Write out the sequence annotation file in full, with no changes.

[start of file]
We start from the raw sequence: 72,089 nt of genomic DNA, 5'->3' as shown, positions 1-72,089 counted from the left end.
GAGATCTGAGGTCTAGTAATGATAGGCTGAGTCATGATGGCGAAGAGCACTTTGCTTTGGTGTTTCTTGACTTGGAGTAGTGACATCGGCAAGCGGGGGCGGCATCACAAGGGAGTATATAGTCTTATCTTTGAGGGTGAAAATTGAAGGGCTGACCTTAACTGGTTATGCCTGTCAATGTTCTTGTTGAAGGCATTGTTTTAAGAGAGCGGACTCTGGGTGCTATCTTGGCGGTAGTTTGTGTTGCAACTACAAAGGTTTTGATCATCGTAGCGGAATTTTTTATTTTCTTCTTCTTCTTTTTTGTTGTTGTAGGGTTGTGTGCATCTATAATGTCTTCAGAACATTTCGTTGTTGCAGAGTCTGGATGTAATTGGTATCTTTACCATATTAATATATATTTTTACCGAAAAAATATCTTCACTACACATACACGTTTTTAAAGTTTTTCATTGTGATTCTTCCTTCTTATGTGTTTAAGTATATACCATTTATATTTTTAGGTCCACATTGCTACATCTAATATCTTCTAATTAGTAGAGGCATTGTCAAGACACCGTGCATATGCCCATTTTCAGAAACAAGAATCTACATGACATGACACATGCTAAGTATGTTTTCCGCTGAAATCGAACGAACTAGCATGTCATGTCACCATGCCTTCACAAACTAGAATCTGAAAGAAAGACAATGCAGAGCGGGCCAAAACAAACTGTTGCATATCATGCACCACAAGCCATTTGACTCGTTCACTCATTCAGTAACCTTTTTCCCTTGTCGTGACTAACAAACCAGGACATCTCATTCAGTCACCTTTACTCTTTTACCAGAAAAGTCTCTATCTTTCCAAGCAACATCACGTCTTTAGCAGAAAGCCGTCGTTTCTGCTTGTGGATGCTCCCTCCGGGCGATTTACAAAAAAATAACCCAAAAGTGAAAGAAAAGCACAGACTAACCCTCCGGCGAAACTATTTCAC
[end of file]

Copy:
We start from the raw sequence: 72,089 nt of genomic DNA, 5'->3' as shown, positions 1-72,089 counted from the left end.
GAGATCTGAGGTCTAGTAATGATAGGCTGAGTCATGATGGCGAAGAGCACTTTGCTTTGGTGTTTCTTGACTTGGAGTAGTGACATCGGCAAGCGGGGGCGGCATCACAAGGGAGTATATAGTCTTATCTTTGAGGGTGAAAATTGAAGGGCTGACCTTAACTGGTTATGCCTGTCAATGTTCTTGTTGAAGGCATTGTTTTAAGAGAGCGGACTCTGGGTGCTATCTTGGCGGTAGTTTGTGTTGCAACTACAAAGGTTTTGATCATCGTAGCGGAATTTTTTATTTTCTTCTTCTTCTTTTTTGTTGTTGTAGGGTTGTGTGCATCTATAATGTCTTCAGAACATTTCGTTGTTGCAGAGTCTGGATGTAATTGGTATCTTTACCATATTAATATATATTTTTACCGAAAAAATATCTTCACTACACATACACGTTTTTAAAGTTTTTCATTGTGATTCTTCCTTCTTATGTGTTTAAGTATATACCATTTATATTTTTAGGTCCACATTGCTACATCTAATATCTTCTAATTAGTAGAGGCATTGTCAAGACACCGTGCATATGCCCATTTTCAGAAACAAGAATCTACATGACATGACACATGCTAAGTATGTTTTCCGCTGAAATCGAACGAACTAGCATGTCATGTCACCATGCCTTCACAAACTAGAATCTGAAAGAAAGACAATGCAGAGCGGGCCAAAACAAACTGTTGCATATCATGCACCACAAGCCATTTGACTCGTTCACTCATTCAGTAACCTTTTTCCCTTGTCGTGACTAACAAACCAGGACATCTCATTCAGTCACCTTTACTCTTTTACCAGAAAAGTCTCTATCTTTCCAAGCAACATCACGTCTTTAGCAGAAAGCCGTCGTTTCTGCTTGTGGATGCTCCCTCCGGGCGATTTACAAAAAAATAACCCAAAAGTGAAAGAAAAGCACAGACTAACCCTCCGGCGAAACTATTTCAC